The 6'10", 270-pound Drummond is more of a true center and isn't nearly as mobile as the super-athletic Davis, but he is quite agile and athletic for a player of his size, leading scouts to believe he could be a starting center in the NBA in a few years. Because of his sheer size, strength and positioning, Drummond is one of the best offensive rebounders in the country and could prove to be quite a challenge for the lean Davis on the glass. Drummond can also hold his own on the defensive end, averaging 2.7 blocks per game with 7.7 rebounds in 28 of minutes of action.

What team in the South region is most versatile?

Three teams in particular stand-out with their versatility: Kentucky, Baylor and UNLV. Each of these teams have guards that can attack the rim or drain shots from the perimeter with fairly deep range. But each also has a standout frontcourt, capable of scoring in the post, stepping away from the basket and hitting the glass. Kentucky's three forward rotation of Anthony Davis, Michael Kidd-Gilchrist and Terrence Jones could all secure a double-double on any given night in a variety of ways with 3-point buckets, low-post scoring or mid-range face-ups. Baylor's tremendously athletic frontline stars Perry Jones and Quincy Miller, two guards in forwards bodies as each stands north of 6'10". UNLV has two UCLA-transfers, Mike Moser and Chace Stanback, playing in the frontcourt. As each stands 6'8" or so at a slender 210 pounds, Moser averaged a double-double on the year, leading the nation in rebounding at one point in time and Stanback's 78 made 3s were second in the conference, shooting 46.4 percent from that range.

All three display the inside and out offensive and defensive game, but Kentucky is the best of the best nationally and their versatility will key a run back to the Final Four again this year.

Which team in the West region will "run" away with the game?

This could be the most exciting region, not in terms of quality of games, but in terms of points being put up on the board. Some of the nation's most up-tempo teams that love to push the ball in transition can be found out West. Five of the top scoring offense will be playing (in order: Iona: 83.2 points per game, LIU: 81.9 points, Missouri: 80.3 points, Davidson: 78.4 points and BYU: 78.2 points). This includes a matchup of the 14-seed play-in game between Iona and BYU and a 4-seed Louisville and 13-seed Davidson. And the teams in this region are also effective with the ball in their hands in terms of points per possession. Missouri tops the country with 1.2 points per possession, but is followed by Florida and Iona (1.16), Davidson (1.13), Murray State (1.12) and Memphis (1.11). Long Beach State, New Mexico and Michigan State all account for 1.10 points per possession.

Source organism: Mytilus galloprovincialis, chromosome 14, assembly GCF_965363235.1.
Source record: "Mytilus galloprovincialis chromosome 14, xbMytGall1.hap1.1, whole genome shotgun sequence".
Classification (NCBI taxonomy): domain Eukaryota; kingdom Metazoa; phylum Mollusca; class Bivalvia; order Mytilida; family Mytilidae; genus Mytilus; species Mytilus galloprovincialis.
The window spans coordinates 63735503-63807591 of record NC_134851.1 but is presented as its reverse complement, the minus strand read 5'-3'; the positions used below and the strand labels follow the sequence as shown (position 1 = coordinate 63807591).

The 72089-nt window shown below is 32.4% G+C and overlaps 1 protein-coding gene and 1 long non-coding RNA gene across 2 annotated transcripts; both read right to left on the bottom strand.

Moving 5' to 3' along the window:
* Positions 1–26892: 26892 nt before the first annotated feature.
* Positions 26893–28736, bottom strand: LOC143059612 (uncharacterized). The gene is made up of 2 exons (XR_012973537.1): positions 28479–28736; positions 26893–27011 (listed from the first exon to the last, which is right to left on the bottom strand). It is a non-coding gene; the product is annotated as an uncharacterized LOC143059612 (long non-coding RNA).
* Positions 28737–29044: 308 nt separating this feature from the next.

What the best matchup of offense and defense?

What looks to be the most intriguing matchup in the second-round of play is the stark contrast between 7-seed Florida and 10-seed Virginia. Florida is tied for the fourth highest points per possession rate in the country at 1.16 and Virginia's defense ranks second-best, holding opponents to an average of 0.88 points per possession.

To achieve their lofty ranking, the Gators utilize the 3-point field-goal moreso than any other team- making 328 3s this season (first in the country) and attempting 841 heaves (second in the country). Nearly 40 percent of their total points come from behind the 3-point arc.

However, Tony Bennett's players excel at defending on the perimeter. His Cavalier team has only given up 145 made 3-pointers all year long (18th fewest in the country) and those account for just 29.5 percent of all points scored against Virginia's stifling defense, 11th fewest.

What mid-major can be this year's Butler/VCU?

Prior to the bracket actually being released, the top two picks would have been Mountain West champion New Mexico and Big West champion Long Beach State. However, one of these teams will find their dreams shattered due to the two being matched up in the second-round. While this will create the ultimate "must see game", this certainly diminishes the chances that we will see a mid-major in the Final Four this year.

Long Beach State played anyone and everyone who was willing to get together to play a basketball game in their non-conference game, so don't take the battle-tested 49ers lightly. They have a two-time conference Player of the Year in Casper Ware, an athletically-gifted and super smooth guard in wing Larry Anderson and a versatile big man in TJ Robinson; this trio combines to score 43.4 points, grab 17.5 rebounds, dole out 7.1 assists and account for 4 steals a game. In fact, there may not be a more underrated and productive trio in the Tournament.

New Mexico offers a great challenge to the 49ers as the 5-seed. Steve Alford has a double-double machine in the girthy Drew Gordon in the low blocks who is capable of completely dominating the glass at times. At his disposal, he has a bevy of 3-point shooters to space the floor, highlighted by 44.1 percent shooter Phillip McDonald, 40 percent shooter Tony Snell, a 40 percent shooter in Jamal Fenton and 36 percent Kendall Williams. With these guards, the Lobos rank near the tops of the national rankings in 3-point field-goals made, assists per game and Drew Gordon is the reason why NMU tallied the ninth most defensive rebounds this past season.

By President - Corey Ruff - 3-13-12